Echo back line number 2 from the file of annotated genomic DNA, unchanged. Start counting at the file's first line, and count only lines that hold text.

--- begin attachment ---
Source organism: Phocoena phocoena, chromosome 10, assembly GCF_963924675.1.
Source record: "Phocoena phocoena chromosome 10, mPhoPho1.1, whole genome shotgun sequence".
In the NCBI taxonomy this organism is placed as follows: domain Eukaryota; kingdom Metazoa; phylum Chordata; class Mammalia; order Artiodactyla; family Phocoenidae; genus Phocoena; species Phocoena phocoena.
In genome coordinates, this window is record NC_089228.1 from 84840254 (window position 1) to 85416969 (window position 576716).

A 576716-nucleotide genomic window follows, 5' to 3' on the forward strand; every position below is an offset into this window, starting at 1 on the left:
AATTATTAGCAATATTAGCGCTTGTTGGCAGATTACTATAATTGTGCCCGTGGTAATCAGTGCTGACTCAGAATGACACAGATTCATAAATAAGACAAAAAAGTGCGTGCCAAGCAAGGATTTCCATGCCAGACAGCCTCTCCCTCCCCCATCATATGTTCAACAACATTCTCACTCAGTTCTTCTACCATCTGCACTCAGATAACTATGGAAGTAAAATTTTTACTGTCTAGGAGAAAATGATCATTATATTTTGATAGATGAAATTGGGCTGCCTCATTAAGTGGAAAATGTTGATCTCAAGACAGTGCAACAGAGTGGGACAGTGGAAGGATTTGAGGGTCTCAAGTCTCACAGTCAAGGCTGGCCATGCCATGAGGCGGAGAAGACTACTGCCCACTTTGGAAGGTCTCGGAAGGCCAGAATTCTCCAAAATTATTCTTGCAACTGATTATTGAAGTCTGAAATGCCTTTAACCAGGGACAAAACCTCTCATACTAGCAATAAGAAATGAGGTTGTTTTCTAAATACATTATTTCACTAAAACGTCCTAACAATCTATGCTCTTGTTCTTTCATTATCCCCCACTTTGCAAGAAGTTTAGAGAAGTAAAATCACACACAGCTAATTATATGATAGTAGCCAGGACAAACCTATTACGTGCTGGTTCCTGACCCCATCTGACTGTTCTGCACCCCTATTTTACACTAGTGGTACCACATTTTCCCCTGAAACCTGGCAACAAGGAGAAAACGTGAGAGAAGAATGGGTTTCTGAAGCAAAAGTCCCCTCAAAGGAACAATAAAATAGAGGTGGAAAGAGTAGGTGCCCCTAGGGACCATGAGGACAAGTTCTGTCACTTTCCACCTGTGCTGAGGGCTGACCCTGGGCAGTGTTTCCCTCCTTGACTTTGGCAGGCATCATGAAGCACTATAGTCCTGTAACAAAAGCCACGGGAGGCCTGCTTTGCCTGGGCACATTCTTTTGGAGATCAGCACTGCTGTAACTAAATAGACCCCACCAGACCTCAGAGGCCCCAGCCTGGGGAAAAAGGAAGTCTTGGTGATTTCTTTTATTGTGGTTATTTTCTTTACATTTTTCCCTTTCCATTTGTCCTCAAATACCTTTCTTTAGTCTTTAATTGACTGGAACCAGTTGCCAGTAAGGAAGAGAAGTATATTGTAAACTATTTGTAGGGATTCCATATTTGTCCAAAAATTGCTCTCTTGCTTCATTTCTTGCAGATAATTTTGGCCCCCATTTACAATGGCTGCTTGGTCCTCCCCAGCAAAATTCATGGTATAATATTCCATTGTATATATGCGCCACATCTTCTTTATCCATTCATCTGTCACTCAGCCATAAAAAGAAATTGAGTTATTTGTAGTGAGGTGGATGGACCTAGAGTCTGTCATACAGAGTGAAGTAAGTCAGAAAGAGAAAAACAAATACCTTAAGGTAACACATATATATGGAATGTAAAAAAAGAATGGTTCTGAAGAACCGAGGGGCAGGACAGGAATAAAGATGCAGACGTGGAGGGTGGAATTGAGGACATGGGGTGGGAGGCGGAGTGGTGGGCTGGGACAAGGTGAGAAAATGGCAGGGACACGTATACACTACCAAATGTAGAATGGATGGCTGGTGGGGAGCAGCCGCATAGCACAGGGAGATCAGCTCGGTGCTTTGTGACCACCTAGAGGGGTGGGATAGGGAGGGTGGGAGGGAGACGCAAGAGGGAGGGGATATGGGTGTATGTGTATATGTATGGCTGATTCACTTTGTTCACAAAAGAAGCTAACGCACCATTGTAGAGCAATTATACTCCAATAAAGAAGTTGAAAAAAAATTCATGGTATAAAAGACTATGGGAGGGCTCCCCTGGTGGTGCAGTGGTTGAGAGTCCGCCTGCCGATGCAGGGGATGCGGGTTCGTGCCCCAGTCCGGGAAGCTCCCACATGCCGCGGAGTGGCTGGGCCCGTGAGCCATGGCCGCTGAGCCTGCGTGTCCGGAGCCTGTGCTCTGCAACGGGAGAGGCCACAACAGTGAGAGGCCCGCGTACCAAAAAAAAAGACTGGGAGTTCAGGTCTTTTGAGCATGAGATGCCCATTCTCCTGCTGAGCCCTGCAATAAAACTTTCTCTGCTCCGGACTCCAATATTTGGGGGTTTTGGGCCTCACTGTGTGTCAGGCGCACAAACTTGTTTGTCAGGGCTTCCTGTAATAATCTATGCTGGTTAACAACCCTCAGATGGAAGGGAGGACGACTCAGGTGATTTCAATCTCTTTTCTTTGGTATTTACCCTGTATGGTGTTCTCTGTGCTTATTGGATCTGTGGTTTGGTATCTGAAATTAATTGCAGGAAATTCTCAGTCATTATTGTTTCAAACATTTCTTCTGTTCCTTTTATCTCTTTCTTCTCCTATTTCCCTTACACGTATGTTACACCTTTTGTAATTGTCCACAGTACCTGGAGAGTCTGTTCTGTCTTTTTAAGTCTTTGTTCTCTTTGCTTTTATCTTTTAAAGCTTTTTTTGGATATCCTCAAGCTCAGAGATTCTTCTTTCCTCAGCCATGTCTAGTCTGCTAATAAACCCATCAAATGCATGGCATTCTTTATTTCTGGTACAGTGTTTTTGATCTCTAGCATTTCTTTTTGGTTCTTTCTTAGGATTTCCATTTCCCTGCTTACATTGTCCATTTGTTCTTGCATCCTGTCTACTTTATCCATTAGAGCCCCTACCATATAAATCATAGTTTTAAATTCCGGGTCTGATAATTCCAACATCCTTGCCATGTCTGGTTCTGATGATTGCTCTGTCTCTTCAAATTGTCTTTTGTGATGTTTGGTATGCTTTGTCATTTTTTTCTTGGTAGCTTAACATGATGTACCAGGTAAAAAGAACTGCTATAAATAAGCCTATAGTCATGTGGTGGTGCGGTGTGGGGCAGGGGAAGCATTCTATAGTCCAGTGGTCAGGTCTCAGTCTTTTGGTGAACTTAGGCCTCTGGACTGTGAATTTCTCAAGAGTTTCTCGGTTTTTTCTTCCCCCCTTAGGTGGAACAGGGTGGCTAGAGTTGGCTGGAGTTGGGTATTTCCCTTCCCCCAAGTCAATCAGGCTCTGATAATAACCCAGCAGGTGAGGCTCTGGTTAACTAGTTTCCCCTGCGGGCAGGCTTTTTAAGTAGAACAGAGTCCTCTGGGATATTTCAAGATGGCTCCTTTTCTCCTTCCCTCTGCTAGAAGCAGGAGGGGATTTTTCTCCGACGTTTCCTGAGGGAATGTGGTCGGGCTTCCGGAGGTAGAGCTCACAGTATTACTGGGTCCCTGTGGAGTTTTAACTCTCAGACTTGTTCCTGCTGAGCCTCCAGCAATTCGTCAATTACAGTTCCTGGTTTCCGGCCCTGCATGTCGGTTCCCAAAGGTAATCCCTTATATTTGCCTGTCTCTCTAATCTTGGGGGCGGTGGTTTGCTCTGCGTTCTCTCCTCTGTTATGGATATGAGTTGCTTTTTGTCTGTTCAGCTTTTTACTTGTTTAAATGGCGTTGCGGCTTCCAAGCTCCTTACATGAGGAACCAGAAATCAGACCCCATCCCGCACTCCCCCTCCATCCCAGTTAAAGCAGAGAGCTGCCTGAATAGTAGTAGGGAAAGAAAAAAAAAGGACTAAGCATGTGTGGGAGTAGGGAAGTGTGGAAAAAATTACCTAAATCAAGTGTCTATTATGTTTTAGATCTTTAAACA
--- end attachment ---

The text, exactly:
Source record: "Phocoena phocoena chromosome 10, mPhoPho1.1, whole genome shotgun sequence".